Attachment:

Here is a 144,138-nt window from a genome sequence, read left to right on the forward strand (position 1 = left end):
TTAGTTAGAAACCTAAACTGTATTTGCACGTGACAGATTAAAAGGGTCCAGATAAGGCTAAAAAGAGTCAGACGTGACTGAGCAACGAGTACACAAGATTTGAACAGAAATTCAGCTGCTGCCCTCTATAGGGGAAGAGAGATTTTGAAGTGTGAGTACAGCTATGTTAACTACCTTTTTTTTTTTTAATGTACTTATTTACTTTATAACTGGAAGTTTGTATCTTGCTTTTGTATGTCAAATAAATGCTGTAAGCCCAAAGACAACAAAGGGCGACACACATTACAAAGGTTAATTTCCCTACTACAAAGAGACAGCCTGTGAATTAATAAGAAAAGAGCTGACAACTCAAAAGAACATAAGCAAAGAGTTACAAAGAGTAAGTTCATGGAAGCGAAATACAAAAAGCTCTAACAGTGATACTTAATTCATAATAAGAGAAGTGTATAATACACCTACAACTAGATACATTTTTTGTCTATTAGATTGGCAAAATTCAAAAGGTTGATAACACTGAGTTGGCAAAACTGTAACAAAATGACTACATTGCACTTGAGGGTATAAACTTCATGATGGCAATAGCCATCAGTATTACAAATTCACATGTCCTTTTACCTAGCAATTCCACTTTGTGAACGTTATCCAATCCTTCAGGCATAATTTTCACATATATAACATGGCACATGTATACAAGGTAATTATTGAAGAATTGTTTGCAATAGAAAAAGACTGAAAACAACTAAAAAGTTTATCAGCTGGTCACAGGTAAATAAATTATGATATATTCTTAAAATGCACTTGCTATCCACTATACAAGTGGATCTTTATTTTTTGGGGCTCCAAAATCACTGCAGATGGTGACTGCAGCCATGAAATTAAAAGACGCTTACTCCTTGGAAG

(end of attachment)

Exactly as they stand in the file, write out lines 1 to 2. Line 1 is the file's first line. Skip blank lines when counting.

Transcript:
Here is a 144,138-nt window from a genome sequence, read left to right on the forward strand (position 1 = left end):
TTAGTTAGAAACCTAAACTGTATTTGCACGTGACAGATTAAAAGGGTCCAGATAAGGCTAAAAAGAGTCAGACGTGACTGAGCAACGAGTACACAAGATTTGAACAGAAATTCAGCTGCTGCCCTCTATAGGGGAAGAGAGATTTTGAAGTGTGAGTACAGCTATGTTAACTACCTTTTTTTTTTTTAATGTACTTATTTACTTTATAACTGGAAGTTTGTATCTTGCTTTTGTATGTCAAATAAATGCTGTAAGCCCAAAGACAACAAAGGGCGACACACATTACAAAGGTTAATTTCCCTACTACAAAGAGACAGCCTGTGAATTAATAAGAAAAGAGCTGACAACTCAAAAGAACATAAGCAAAGAGTTACAAAGAGTAAGTTCATGGAAGCGAAATACAAAAAGCTCTAACAGTGATACTTAATTCATAATAAGAGAAGTGTATAATACACCTACAACTAGATACATTTTTTGTCTATTAGATTGGCAAAATTCAAAAGGTTGATAACACTGAGTTGGCAAAACTGTAACAAAATGACTACATTGCACTTGAGGGTATAAACTTCATGATGGCAATAGCCATCAGTATTACAAATTCACATGTCCTTTTACCTAGCAATTCCACTTTGTGAACGTTATCCAATCCTTCAGGCATAATTTTCACATATATAACATGGCACATGTATACAAGGTAATTATTGAAGAATTGTTTGCAATAGAAAAAGACTGAAAACAACTAAAAAGTTTATCAGCTGGTCACAGGTAAATAAATTATGATATATTCTTAAAATGCACTTGCTATCCACTATACAAGTGGATCTTTATTTTTTGGGGCTCCAAAATCACTGCAGATGGTGACTGCAGCCATGAAATTAAAAGACGCTTACTCCTTGGAAG